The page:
PhD Candidacy

USEUM and I, a few weeks ago we upgraded! That means that my PhD project (USEUM) and the research associated with it, passed the upgrade phase, which makes me now a Doctorate Candidate at UCL! It required amongst other things, a lot of writing and a 50′ examination-like presentation (see photo).  In a nutshell, the essence of the “Case for Upgrade” is for the academic institution to see whether your PhD is worth continuing. For full-time PhD students the upgrade takes place 1 year after they started, however since I am part-time I had to do my upgrade only a couple of months ago i.e. 2 years since I started. The research I have done so far for my PhD focuses on crowdsourcing; its origins and how it has been utilised in various projects, focusing on those ones that deal with the accessibility of art.

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Studying crowdsourcing proved challenging, mainly because I was frequently coming across contradicting literature. For example, although the phenomenon has been out there for years, 1 prominent definition for it, has yet to emerge. The paper Towards an Integrated Crowdsourcing Definition by Estellés-Arolas and González-Ladrón-de-Guevara brought to life 40 (!) original definitions for crowdsourcing. Thankfully it was not the first time I was doing research on a phenomenon that lacks a definition widely accepted by the academic community; that was no other than games! I have covered the (large) debate around what a game is, in my MFA Thesis.

However if there is one reason I enjoy doing research in leading edge subjects is for the very fact that the literature is very young – and yes there may be contradicting bibliography and little given data that you can rely on, but the way I see it and how I have experienced it firsthand, is that my work achieves bigger impact. I was impressed to see one day, that a document on Augmented Reality (AR) I had published online, which I would consider of minor importance, had reached thousands of views, without me promoting it whatsoever. Why? Because there is not much out there for AR despite its high demand.

In my mind, this is quite similar to what is happening nowadays in tech entrepreneurship: it may be a tough environment to be in, but it offers countless opportunities. In this booming industry it is indeed harder for a project to stand out, because of the global competition and as a friend told me the other day on the subject “For people your age it is much harder to make your first million, than it was for us back then (i.e. 90’s)“. But on the other hand, because the industry is growing so fast, everyday there are more and more opportunities to take advantage of. As Larry Page puts it in an interview he gave to Wired “there are all these opportunities to make people’s lives better. Tech companies are attacking 1 percent of them. That leaves 99 percent virgin territory”. So it is always a give and take.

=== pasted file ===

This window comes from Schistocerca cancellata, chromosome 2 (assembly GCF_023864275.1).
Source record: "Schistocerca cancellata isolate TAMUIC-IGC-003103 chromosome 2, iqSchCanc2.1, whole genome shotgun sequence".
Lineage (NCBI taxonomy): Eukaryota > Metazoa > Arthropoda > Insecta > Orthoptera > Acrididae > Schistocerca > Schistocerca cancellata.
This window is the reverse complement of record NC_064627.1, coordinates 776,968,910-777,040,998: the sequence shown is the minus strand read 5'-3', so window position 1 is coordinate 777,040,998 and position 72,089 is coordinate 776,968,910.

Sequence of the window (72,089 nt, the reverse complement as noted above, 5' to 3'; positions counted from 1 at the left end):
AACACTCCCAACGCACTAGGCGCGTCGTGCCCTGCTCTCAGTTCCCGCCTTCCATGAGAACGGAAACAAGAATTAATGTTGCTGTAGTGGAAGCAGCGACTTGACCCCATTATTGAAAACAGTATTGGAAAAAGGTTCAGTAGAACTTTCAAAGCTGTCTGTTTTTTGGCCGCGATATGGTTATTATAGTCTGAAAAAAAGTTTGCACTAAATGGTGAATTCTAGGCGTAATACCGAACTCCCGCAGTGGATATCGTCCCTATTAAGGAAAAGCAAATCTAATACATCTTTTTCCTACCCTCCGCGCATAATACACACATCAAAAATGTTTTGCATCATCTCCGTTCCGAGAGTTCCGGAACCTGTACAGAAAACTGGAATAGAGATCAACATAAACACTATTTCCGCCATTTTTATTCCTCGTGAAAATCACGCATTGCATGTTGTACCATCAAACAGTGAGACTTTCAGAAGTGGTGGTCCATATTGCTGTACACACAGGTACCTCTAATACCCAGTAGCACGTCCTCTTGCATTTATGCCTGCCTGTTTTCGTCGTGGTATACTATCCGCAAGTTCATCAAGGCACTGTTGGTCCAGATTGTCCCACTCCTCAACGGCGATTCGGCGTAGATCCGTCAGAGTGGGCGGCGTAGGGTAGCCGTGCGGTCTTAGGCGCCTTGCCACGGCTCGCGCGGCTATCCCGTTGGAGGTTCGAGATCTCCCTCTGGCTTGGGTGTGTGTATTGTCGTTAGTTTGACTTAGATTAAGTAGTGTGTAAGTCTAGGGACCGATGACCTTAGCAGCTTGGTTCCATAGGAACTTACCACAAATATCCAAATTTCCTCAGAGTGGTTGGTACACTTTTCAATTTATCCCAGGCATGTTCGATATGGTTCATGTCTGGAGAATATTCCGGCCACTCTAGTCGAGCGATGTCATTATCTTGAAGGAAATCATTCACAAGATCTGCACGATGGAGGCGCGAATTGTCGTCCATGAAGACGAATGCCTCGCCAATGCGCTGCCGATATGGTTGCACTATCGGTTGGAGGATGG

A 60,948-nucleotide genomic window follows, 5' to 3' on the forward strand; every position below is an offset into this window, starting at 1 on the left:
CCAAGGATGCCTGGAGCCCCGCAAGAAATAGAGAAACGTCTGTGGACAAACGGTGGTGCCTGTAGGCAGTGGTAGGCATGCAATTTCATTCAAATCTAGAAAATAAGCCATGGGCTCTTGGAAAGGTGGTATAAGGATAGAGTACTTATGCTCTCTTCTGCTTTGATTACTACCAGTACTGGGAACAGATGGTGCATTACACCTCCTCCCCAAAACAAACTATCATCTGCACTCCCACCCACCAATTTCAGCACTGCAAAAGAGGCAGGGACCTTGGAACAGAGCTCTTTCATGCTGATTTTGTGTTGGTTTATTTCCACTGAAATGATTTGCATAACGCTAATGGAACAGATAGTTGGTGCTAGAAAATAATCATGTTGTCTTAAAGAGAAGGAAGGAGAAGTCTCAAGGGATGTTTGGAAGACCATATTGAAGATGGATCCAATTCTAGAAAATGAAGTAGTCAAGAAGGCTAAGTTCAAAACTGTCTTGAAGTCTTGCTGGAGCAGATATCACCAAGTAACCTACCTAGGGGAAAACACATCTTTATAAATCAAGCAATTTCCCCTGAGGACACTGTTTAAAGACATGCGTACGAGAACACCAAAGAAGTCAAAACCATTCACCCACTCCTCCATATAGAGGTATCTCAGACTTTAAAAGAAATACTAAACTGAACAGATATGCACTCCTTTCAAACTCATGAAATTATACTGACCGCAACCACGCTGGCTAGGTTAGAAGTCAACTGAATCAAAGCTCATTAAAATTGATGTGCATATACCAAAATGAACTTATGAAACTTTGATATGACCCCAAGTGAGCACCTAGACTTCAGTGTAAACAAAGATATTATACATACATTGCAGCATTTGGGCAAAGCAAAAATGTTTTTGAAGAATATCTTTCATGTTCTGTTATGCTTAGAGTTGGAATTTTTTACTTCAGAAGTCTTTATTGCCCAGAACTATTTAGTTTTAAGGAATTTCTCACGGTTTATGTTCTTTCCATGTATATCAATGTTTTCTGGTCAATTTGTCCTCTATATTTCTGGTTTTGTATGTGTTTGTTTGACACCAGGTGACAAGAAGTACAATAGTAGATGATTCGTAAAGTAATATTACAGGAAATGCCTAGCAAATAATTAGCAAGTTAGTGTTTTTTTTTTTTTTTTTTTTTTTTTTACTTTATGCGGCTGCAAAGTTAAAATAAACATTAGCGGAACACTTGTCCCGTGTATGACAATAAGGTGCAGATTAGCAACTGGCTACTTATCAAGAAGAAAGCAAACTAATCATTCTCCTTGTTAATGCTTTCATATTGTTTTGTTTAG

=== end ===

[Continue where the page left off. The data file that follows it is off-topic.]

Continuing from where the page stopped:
The abstract of my PhD has come to be the following:

Crowdsourcing refers to the process during which a task is outsourced to the crowd, whilst augmented reality is the technology that superimposes computer-generated imagery on a user’s view of the real world, so that it appears to the user that virtual and real objects co-exist in space. Despite the wealth of literature and practice around both of these phenomena, there is only a limited number of research projects involving both of them. USEUM is one of these projects, utilising crowdsourcing and augmented reality in an attempt to make art more accessible, not only on the digital domain, but also in the physical space by taking advantage of mobile augmented reality. USEUM as a platform (http://useum.org) is defined as The World’s Museum of Art, featuring today nearly 10,000 artworks by hundreds of artists from 90+ countries worldwide.

In terms of juggling a part-time PhD and a start-up venture it is tricky at times but it is certainly possible. As of now at least, so far so good.

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